The names of the contributors, after all these years, still slip off the tongue easily: Mort Drucker for his superb drawings in the movie spoofs (‘The Oddfather", ‘Botch Casually and the Somedunce Kid", ‘Antenna on the Roof"), Al Jaffee on his fold-ins, Dave Berg for a wry look at the American way of life, Sergio Aragones and his marginals, ‘Spy vs. Spy", the biting take on the Cold War by Antonio Prohias and above all, Don Martin with his onomatopoeic renditions. Who doesn't remember the spitting contest gag? Only one Indian cartoonist, Sudhir Dar, made it to MAD, with a few drawings featuring cows and the like — he was called ‘A Tasty Indian Nut".
A 1970 Sudhir Dar cartoon
It wasn't immediately apparent to a young reader then, but MAD often provided more insight into American popular culture and politics than the big, mainstream media. A few strokes of the brush and a lot of witty writing offered a take that was immediately relatable, cutting through the clutter of the mainstream press and television channels.
President Nixon was a particular favorite, and MAD was in the forefront of nailing him, in one memorable instance putting him on the cover in a spoof on the movie The Sting, and calling it ‘the big con."
Indians have a sense of humor, but our leaders don't.
For us, in far away India, MAD was a window to America, providing an off-kilter perspective, no doubt, but an alternative view to the other publications that came our way. It did not harm our view of the country, which was then mired in a war in Southeast Asia and was not seen as a particularly close friend of India.
If anything, it reflected a robust public culture that allowed criticism. We read MAD because it spoke to us, in a language we understood, not just about America, but about universal values of liberalism and because it busted phoniness of all kind.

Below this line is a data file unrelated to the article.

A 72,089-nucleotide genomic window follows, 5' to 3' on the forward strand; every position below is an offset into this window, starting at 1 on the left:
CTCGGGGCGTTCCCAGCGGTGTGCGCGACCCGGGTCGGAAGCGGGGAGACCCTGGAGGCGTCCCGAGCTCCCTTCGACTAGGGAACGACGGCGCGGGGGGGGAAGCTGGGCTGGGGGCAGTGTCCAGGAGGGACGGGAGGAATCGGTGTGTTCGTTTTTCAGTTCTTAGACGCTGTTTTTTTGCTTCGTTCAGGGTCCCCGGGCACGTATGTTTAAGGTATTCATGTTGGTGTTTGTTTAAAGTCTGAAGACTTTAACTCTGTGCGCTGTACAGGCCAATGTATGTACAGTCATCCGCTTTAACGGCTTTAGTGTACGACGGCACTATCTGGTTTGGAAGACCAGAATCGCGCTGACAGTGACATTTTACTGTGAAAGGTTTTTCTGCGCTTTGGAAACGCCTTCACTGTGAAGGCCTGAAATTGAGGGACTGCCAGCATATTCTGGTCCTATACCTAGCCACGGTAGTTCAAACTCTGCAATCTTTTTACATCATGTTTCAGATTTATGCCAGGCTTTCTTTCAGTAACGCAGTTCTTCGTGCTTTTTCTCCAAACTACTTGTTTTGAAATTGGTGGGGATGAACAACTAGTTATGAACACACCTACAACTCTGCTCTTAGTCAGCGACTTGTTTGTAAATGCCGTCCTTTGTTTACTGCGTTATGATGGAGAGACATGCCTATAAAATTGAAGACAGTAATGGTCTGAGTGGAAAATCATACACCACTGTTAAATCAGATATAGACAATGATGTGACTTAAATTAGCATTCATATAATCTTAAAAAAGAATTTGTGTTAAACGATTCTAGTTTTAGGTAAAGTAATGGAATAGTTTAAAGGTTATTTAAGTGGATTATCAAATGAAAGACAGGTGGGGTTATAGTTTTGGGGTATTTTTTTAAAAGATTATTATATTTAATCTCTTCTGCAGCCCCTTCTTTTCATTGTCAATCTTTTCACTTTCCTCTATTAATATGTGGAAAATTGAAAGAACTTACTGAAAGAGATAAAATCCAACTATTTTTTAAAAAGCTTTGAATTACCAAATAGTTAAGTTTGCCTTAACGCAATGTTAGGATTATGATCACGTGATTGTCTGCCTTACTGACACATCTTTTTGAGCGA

India could do with its own MAD — this was a common thought among many people who felt that our big shots needed to be brought down a peg or two. Someone started Deewana, first in Hindi, then English, which had its own version of Alfred E. Neuman, and all the regular columns, including film spoofs. It was a valiant effort but did not last long.
I have often wondered why there are no local equivalents of MAD, Private Eye or even Le Canard enchaîné? The last two also feature hard-hitting investigative journalism along with sharply observed satire. To me, the answer is clear — Indians have a sense of humor, but our leaders don't. If they cannot tolerate even mild criticism in the newspapers, they would be enraged at any satire that makes fun of them.
MAD"s moment is gone. With the plethora of alternatives available, especially online, millennials have many more distractions. Magazines are dying out. MAD TV remained a modest success and the digital version is just one of the millions of websites clamoring for attention. It's possible too that the younger reader just doesn't "get it," and may find MAD"s humor puerile (it is, that's why it's great.) Besides, people also take offense easily — that will obviously constrain true satire. It's also true that the way the world is going today, the leaders that have emerged are parody-proof.